The 22-member Arab League says that, for any Iraqi council to win Arab approval, it must be run by Iraqis, not the United States. Arab League spokesman Hisham Youssef says, for Arab governments to accept any new authority in Iraq, it would have to be more than just an "advisory" body.
"We believe it is important for the Iraqis to start as soon as possible governing their own affairs," he said. "So much will depend on the authority of this council and what it is intended to do."
Mr. Youssef says the Arab League would reject any council not accepted by the Iraqis themselves.
"We will have to see how the Iraqi people react to what is happening," continued Mr. Youssef. "The situation has been precarious; security has not been achieved; stability has not been achieved; so, the situation is rather tense."
Although a member of the Cairo-based Arab League, Iraq has not been represented at any League meeting since the U.S.-led coalition overthrew Iraqi President Saddam Hussein in April. Mr. Youssef says Iraq's seat in the league will only be filled by a representative of an Iraqi government, which is recognized by all Arab nations.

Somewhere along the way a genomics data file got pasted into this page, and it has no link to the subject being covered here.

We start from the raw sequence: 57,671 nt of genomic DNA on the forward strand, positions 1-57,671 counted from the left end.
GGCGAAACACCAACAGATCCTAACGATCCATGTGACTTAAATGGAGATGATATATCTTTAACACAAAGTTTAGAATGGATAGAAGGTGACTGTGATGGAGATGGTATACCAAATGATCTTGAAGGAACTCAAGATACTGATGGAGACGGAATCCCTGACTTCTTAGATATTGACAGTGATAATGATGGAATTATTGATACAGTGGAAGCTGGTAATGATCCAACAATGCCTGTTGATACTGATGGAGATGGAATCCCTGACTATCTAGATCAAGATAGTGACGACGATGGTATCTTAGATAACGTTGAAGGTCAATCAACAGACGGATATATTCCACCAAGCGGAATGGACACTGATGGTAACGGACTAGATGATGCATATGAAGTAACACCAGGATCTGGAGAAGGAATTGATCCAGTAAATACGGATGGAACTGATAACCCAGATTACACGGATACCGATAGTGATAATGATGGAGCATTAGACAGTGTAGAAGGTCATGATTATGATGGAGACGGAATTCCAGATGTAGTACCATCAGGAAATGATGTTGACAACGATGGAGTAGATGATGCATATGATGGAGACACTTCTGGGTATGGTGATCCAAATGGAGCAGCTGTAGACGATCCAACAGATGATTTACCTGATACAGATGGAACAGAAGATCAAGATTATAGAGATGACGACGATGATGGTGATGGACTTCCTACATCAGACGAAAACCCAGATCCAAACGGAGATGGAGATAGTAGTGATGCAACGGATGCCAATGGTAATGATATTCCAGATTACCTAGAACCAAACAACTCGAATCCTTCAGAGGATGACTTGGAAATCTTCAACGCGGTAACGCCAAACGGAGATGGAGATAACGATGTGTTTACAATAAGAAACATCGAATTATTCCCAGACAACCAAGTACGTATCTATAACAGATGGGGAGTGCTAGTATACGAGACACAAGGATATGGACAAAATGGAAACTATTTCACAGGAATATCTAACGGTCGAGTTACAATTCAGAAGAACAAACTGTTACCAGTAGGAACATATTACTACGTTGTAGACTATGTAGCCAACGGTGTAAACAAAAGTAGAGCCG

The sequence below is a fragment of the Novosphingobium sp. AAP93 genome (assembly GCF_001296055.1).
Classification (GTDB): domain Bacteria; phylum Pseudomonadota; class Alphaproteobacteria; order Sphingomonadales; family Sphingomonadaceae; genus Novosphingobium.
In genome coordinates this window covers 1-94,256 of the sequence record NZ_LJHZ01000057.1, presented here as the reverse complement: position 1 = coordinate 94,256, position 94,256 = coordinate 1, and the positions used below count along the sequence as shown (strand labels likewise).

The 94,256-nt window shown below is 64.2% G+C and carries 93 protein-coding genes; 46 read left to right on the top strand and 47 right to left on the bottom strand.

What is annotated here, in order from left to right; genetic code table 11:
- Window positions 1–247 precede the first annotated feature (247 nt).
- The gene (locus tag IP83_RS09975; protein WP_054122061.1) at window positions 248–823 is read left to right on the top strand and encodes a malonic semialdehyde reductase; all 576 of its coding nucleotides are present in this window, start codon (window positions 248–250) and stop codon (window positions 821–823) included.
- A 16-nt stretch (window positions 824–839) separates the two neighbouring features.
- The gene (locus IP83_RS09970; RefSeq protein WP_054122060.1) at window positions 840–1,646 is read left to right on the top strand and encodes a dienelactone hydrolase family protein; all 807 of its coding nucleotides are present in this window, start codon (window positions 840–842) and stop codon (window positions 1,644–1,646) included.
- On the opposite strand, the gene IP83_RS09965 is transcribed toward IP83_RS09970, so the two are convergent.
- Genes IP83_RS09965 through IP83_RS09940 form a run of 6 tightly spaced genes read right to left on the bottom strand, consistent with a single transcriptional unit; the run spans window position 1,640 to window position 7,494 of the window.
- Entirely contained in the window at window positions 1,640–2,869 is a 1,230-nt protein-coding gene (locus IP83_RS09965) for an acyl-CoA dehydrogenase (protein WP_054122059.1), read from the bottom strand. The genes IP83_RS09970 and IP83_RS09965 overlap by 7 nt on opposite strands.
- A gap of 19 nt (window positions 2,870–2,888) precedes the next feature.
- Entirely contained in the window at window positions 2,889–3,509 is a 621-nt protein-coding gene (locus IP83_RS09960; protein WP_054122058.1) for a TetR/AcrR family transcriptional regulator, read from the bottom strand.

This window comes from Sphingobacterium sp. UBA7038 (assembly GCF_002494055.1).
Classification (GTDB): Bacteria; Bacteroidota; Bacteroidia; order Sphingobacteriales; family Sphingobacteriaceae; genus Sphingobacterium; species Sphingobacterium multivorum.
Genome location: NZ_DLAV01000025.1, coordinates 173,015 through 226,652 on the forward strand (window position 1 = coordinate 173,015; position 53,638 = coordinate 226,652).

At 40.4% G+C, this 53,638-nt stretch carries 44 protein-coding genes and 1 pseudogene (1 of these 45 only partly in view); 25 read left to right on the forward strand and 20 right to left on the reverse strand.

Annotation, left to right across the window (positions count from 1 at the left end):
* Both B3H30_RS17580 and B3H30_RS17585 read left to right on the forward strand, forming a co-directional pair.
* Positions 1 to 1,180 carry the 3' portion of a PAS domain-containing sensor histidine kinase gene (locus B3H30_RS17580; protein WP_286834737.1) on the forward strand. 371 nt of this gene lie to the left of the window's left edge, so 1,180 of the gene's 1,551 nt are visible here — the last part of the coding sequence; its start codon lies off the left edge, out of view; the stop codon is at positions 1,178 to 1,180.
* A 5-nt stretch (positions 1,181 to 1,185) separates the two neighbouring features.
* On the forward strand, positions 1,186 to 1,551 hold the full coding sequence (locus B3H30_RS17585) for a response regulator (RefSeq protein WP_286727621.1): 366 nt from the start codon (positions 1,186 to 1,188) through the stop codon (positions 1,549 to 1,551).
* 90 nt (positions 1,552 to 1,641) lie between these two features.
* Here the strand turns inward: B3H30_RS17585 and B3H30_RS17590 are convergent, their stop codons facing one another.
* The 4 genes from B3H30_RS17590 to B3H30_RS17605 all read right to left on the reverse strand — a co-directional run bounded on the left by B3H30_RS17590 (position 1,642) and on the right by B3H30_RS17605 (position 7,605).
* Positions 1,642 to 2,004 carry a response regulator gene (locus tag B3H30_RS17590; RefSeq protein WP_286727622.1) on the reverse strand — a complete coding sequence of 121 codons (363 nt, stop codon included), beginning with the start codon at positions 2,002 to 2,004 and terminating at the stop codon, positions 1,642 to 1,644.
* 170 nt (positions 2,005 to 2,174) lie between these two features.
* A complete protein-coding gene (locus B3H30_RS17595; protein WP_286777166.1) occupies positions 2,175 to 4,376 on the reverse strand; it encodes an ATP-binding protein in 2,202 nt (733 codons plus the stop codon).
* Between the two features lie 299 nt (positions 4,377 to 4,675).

Analyst Mohamed Kamel says the Arab League stand reflects the mood of millions in the Arab world, where many believe the United States has no intention of passing real control back to Iraqis.
"Most probably, the people here will see this council as a puppet regime, or a puppet council, that is being controlled by the U.S., probably from behind the scenes," he said.
Mr. Kamel, a political science professor at Cairo University, says there is little hope that the new Iraqi council will win approval from Arabs who accuse the United States of not living up to its promise of improving Iraqi lives.